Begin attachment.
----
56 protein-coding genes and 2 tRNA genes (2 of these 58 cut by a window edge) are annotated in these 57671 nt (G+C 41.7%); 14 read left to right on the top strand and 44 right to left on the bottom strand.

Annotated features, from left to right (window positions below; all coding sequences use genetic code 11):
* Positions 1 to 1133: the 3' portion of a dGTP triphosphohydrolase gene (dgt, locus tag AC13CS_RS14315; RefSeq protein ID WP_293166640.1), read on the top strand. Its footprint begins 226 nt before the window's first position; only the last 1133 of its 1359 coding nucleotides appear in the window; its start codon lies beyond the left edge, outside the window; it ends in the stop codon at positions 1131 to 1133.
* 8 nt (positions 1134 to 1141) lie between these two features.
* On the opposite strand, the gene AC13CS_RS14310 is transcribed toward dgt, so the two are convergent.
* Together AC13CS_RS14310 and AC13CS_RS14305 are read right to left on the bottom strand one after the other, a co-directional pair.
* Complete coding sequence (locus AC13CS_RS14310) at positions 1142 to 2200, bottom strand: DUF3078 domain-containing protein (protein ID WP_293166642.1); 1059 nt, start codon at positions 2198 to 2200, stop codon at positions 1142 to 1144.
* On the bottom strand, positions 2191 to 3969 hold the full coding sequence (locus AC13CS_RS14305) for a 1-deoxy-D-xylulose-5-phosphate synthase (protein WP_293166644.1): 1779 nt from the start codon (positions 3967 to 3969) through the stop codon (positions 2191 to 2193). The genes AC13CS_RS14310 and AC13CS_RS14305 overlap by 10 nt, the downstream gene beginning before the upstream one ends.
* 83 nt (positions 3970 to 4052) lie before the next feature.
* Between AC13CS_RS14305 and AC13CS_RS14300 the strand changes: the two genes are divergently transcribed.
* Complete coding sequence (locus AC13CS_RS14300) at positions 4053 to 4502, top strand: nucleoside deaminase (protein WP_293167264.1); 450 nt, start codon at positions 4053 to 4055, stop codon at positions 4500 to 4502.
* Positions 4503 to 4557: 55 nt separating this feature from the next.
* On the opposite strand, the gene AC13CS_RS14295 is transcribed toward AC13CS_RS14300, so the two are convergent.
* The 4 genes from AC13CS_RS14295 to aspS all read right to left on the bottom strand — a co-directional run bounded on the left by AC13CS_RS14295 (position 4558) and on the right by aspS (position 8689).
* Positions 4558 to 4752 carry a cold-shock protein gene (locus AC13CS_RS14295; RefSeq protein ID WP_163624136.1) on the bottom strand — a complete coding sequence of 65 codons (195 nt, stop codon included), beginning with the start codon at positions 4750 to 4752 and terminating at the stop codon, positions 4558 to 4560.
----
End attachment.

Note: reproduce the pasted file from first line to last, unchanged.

56 protein-coding genes and 2 tRNA genes (2 of these 58 cut by a window edge) are annotated in these 57671 nt (G+C 41.7%); 14 read left to right on the top strand and 44 right to left on the bottom strand.

Annotated features, from left to right (window positions below; all coding sequences use genetic code 11):
* Positions 1 to 1133: the 3' portion of a dGTP triphosphohydrolase gene (dgt, locus tag AC13CS_RS14315; RefSeq protein ID WP_293166640.1), read on the top strand. Its footprint begins 226 nt before the window's first position; only the last 1133 of its 1359 coding nucleotides appear in the window; its start codon lies beyond the left edge, outside the window; it ends in the stop codon at positions 1131 to 1133.
* 8 nt (positions 1134 to 1141) lie between these two features.
* On the opposite strand, the gene AC13CS_RS14310 is transcribed toward dgt, so the two are convergent.
* Together AC13CS_RS14310 and AC13CS_RS14305 are read right to left on the bottom strand one after the other, a co-directional pair.
* Complete coding sequence (locus AC13CS_RS14310) at positions 1142 to 2200, bottom strand: DUF3078 domain-containing protein (protein ID WP_293166642.1); 1059 nt, start codon at positions 2198 to 2200, stop codon at positions 1142 to 1144.
* On the bottom strand, positions 2191 to 3969 hold the full coding sequence (locus AC13CS_RS14305) for a 1-deoxy-D-xylulose-5-phosphate synthase (protein WP_293166644.1): 1779 nt from the start codon (positions 3967 to 3969) through the stop codon (positions 2191 to 2193). The genes AC13CS_RS14310 and AC13CS_RS14305 overlap by 10 nt, the downstream gene beginning before the upstream one ends.
* 83 nt (positions 3970 to 4052) lie before the next feature.
* Between AC13CS_RS14305 and AC13CS_RS14300 the strand changes: the two genes are divergently transcribed.
* Complete coding sequence (locus AC13CS_RS14300) at positions 4053 to 4502, top strand: nucleoside deaminase (protein WP_293167264.1); 450 nt, start codon at positions 4053 to 4055, stop codon at positions 4500 to 4502.
* Positions 4503 to 4557: 55 nt separating this feature from the next.
* On the opposite strand, the gene AC13CS_RS14295 is transcribed toward AC13CS_RS14300, so the two are convergent.
* The 4 genes from AC13CS_RS14295 to aspS all read right to left on the bottom strand — a co-directional run bounded on the left by AC13CS_RS14295 (position 4558) and on the right by aspS (position 8689).
* Positions 4558 to 4752 carry a cold-shock protein gene (locus AC13CS_RS14295; RefSeq protein ID WP_163624136.1) on the bottom strand — a complete coding sequence of 65 codons (195 nt, stop codon included), beginning with the start codon at positions 4750 to 4752 and terminating at the stop codon, positions 4558 to 4560.